Why do white psychologists get recognition over minorities?greenspun.com : LUSENET : History & Theory of Psychology : One Thread
I'm writing a paper on why white psychologists get recognition (especially in the past) over racial minority psychologists, and I need to be able to site a web site to support my answer. Any suggestions?
-- Jody Denison (JoKeDen@aol.com), March 20, 2001
You'll be glad to hear that Archives of the History of American Psychology in Akron, OH will be holding a conference to honor Robert V. Guthrie, author of "Even the Rat was White" (Allyn & Bacon, 1977/1997) on April 6 of this year. Information can be found at: http://www.uakron.edu/ahap/guthrie_main.htm. Included in the program will be a symposium on the 1968 founding of the Association of Black Psychologists, and an informational meeting for students on the APA Minority Fellowship Program.
-- Christopher Green (firstname.lastname@example.org), March 21, 2001.
I cannot give you a website, but as Christopher Green's answer implied, Robert Guthrie's book is, perhaps, the best single source addressing the matter. One charitable explanation might be that ancestral minority psychologists simply were not available in significant numbers until the latter half of the 20th century by which time most of the "history" sufficiently behind us to evaluate had occurred. Additionally, most of the ancestral minority academic psychologists were employed in colleges and universities with heavy teaching loads that afforded little time for research. On the other hand, it is my opinion that the single most important research ever done in psychology in terms of human impact were the "doll studies" of Mamie Phipps Clark and Kenneth Clark, both of African American ancestry. The doll studies contributed significantly to the U.S. Supreme Court decision of 1954 that outlawed racial segregation in public schools and otherwise. I cannot imagine anything else that a psychologist has done that contributed to such a significant result.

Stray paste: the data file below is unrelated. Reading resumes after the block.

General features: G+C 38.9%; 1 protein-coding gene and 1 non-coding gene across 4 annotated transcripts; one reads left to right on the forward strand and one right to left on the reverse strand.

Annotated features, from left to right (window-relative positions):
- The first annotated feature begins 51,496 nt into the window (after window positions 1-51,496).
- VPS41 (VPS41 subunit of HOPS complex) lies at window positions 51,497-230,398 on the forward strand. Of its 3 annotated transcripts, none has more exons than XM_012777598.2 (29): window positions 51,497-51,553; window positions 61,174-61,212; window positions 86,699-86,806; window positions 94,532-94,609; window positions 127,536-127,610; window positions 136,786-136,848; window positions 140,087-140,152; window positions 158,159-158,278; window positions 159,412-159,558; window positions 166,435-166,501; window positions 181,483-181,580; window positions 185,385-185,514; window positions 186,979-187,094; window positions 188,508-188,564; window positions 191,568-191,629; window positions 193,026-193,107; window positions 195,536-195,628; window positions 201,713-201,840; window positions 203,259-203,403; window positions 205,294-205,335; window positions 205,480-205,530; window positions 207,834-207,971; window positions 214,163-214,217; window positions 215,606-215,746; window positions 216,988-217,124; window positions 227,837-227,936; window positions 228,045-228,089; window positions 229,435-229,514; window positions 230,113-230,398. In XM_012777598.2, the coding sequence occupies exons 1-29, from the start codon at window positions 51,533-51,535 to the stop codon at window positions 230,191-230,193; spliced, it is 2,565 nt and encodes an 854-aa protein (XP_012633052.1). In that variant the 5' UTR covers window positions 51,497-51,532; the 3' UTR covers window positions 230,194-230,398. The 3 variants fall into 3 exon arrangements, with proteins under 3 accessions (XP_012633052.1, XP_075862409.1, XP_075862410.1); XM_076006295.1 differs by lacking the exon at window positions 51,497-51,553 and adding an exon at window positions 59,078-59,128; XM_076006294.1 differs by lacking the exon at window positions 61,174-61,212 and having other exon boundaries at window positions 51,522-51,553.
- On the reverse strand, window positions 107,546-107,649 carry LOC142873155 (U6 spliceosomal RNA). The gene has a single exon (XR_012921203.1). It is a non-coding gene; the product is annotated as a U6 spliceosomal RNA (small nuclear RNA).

-- Roger K. Thomas (email@example.com), March 21, 2001.
Graham Richards (Routledge, 1997) 'Race', Racism and Psychology: Towards a Reflexive History' is absolutely essential reading here.
-- Geoff Bunn (firstname.lastname@example.org), April 24, 2001.